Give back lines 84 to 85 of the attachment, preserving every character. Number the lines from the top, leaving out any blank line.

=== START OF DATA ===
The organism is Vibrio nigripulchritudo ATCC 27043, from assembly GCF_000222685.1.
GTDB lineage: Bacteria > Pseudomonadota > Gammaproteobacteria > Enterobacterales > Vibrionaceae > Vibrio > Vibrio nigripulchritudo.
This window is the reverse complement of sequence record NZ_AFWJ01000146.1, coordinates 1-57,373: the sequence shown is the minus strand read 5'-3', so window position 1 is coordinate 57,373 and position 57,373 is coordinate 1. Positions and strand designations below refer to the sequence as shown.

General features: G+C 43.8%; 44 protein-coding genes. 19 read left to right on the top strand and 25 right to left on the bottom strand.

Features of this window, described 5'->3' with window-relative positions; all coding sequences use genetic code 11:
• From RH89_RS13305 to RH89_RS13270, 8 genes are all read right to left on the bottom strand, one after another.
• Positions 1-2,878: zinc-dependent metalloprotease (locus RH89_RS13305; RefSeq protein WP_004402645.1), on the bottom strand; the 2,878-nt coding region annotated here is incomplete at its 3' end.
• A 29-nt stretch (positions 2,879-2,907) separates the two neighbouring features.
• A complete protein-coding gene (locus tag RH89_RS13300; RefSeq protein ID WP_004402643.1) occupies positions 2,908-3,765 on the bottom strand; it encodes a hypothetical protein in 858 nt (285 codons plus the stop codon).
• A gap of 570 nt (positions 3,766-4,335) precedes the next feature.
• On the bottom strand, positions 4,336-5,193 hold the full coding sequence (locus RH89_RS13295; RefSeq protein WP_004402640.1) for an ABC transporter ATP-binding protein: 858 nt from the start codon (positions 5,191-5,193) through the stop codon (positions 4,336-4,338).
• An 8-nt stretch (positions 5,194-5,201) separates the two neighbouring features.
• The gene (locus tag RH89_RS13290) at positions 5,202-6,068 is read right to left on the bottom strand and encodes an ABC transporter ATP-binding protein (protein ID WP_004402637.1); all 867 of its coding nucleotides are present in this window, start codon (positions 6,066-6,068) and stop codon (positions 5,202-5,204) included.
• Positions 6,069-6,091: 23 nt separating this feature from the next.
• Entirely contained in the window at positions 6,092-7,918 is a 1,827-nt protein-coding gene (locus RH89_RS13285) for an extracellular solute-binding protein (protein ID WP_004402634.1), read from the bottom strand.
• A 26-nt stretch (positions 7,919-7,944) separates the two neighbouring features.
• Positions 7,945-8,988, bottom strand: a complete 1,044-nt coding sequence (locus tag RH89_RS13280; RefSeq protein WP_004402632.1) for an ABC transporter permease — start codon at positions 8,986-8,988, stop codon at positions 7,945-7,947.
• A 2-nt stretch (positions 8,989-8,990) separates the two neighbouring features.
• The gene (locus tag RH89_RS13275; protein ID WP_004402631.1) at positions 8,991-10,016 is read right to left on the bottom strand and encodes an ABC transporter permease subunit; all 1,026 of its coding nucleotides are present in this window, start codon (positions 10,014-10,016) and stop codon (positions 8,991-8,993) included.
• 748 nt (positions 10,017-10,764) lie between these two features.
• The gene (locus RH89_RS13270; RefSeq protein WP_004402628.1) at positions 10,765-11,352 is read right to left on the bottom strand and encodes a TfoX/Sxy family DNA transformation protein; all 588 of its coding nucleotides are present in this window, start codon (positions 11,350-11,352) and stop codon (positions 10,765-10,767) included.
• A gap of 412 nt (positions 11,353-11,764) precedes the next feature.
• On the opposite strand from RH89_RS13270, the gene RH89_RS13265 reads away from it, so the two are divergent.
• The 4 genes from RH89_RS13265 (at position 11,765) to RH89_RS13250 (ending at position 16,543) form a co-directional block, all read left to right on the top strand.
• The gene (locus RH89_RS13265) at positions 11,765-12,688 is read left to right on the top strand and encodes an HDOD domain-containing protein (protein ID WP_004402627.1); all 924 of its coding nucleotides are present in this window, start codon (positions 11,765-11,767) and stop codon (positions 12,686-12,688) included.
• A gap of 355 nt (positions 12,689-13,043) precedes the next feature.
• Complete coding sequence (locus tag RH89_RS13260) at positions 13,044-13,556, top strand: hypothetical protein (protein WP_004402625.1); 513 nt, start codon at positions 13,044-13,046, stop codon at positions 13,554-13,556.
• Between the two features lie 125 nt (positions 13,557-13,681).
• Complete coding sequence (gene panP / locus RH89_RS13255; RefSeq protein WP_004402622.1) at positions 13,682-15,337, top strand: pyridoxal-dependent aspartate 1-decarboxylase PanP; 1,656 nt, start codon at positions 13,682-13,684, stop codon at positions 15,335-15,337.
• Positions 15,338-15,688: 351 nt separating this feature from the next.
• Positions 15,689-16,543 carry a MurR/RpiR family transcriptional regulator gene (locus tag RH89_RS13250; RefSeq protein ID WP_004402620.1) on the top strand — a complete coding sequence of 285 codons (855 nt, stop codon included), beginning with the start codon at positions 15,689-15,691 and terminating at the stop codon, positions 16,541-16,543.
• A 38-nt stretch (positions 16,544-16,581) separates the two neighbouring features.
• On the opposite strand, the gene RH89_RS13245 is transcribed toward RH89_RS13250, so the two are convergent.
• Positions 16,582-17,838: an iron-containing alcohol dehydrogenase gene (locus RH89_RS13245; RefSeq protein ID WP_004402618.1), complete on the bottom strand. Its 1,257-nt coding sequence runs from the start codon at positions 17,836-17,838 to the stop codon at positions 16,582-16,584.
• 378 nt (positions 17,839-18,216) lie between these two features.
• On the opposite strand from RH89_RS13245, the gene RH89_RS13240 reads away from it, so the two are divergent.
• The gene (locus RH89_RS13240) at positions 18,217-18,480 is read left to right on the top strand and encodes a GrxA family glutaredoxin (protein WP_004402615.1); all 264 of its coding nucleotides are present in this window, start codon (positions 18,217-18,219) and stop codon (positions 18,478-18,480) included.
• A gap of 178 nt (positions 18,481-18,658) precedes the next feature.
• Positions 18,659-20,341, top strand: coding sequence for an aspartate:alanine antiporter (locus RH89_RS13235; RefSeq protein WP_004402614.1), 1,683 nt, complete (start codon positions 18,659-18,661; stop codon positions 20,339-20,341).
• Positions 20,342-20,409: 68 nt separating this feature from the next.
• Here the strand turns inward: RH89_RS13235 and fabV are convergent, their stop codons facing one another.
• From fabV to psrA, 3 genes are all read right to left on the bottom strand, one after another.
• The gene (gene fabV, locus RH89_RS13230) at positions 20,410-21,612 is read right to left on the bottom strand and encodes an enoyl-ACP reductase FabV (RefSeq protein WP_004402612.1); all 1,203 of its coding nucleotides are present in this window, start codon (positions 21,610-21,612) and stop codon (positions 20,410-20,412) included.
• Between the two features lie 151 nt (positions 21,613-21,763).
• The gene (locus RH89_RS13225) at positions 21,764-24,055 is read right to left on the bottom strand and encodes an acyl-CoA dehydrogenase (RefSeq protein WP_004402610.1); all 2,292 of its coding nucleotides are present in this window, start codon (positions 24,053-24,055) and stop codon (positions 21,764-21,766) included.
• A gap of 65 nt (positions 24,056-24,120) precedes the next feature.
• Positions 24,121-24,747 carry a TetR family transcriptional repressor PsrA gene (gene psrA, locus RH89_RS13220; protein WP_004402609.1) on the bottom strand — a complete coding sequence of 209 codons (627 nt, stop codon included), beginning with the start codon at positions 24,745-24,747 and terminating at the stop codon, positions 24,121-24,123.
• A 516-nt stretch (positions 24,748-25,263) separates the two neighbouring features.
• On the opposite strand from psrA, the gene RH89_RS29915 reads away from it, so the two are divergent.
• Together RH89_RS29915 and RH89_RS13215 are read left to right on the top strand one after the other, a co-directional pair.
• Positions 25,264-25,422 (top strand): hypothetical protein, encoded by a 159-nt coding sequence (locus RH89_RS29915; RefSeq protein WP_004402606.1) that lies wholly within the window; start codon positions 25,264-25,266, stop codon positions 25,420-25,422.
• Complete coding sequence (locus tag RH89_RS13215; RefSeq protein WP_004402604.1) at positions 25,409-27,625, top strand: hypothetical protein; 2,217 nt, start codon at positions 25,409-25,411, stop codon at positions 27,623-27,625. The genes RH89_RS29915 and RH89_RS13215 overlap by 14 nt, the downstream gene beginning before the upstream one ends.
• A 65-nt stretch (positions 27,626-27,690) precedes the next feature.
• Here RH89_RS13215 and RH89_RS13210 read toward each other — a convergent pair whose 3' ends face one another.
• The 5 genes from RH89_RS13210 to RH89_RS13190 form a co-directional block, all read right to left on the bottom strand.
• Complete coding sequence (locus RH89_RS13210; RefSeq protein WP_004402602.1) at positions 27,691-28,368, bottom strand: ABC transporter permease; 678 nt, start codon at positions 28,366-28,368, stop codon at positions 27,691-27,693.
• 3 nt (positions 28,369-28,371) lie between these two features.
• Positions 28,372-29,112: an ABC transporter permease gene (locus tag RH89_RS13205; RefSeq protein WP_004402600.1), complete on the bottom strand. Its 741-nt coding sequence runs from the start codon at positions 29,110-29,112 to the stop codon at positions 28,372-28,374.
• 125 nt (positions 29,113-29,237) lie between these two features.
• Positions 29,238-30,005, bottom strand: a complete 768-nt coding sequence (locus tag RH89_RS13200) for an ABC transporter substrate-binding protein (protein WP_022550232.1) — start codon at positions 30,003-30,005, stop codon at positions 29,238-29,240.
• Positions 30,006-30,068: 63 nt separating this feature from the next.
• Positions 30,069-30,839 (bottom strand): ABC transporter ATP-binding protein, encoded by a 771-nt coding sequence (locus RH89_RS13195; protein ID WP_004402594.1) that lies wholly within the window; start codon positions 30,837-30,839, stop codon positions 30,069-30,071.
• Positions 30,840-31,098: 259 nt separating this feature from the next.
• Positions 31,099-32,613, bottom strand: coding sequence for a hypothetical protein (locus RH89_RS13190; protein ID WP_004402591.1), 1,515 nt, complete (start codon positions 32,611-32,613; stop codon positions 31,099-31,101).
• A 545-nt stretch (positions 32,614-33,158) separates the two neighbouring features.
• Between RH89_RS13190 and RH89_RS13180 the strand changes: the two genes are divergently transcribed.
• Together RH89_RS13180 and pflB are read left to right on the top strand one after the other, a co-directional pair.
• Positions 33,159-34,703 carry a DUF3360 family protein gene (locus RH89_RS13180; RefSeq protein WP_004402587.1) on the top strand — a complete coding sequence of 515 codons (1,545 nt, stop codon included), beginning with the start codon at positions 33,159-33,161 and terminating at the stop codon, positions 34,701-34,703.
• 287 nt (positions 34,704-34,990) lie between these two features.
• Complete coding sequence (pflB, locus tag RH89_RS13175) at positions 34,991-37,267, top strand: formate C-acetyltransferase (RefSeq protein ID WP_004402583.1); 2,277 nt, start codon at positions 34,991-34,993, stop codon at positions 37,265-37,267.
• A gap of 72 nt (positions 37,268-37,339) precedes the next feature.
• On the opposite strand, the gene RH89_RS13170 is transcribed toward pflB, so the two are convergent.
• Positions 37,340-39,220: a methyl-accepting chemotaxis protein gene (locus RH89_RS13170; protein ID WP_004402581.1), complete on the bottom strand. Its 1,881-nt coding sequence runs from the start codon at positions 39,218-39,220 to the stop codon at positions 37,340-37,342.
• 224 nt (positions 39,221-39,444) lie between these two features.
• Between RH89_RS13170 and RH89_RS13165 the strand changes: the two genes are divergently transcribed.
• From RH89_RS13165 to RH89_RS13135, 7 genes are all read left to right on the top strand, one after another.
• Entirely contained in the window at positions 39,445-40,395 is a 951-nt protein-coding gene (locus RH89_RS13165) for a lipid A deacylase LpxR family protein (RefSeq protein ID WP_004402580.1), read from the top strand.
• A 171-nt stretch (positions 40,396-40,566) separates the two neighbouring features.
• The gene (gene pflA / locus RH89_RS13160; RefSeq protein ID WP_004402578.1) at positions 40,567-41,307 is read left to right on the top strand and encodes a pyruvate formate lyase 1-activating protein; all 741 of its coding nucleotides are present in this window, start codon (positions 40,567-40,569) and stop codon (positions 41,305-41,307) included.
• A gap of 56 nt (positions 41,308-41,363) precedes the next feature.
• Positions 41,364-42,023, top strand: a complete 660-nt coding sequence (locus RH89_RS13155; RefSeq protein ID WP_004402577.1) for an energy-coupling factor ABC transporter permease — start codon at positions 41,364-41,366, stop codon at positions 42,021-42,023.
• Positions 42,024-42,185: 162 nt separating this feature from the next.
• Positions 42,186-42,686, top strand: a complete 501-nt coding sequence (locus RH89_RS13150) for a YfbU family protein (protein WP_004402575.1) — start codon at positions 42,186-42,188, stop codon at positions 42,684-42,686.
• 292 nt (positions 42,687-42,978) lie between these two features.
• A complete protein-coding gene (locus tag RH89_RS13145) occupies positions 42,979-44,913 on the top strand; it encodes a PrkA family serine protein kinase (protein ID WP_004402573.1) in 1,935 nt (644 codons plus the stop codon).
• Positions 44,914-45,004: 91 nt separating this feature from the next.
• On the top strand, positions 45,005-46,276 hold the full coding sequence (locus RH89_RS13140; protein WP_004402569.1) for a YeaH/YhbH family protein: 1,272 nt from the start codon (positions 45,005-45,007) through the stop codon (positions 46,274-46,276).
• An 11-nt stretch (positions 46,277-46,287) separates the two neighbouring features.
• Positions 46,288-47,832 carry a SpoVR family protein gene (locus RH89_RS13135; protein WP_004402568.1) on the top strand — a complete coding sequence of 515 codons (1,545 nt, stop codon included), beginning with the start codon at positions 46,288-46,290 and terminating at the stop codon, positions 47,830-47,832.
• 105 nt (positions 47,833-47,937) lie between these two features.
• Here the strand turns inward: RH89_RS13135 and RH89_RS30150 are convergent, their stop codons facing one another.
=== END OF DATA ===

• 292 nt (positions 42,687-42,978) lie between these two features.
• A complete protein-coding gene (locus tag RH89_RS13145) occupies positions 42,979-44,913 on the top strand; it encodes a PrkA family serine protein kinase (protein ID WP_004402573.1) in 1,935 nt (644 codons plus the stop codon).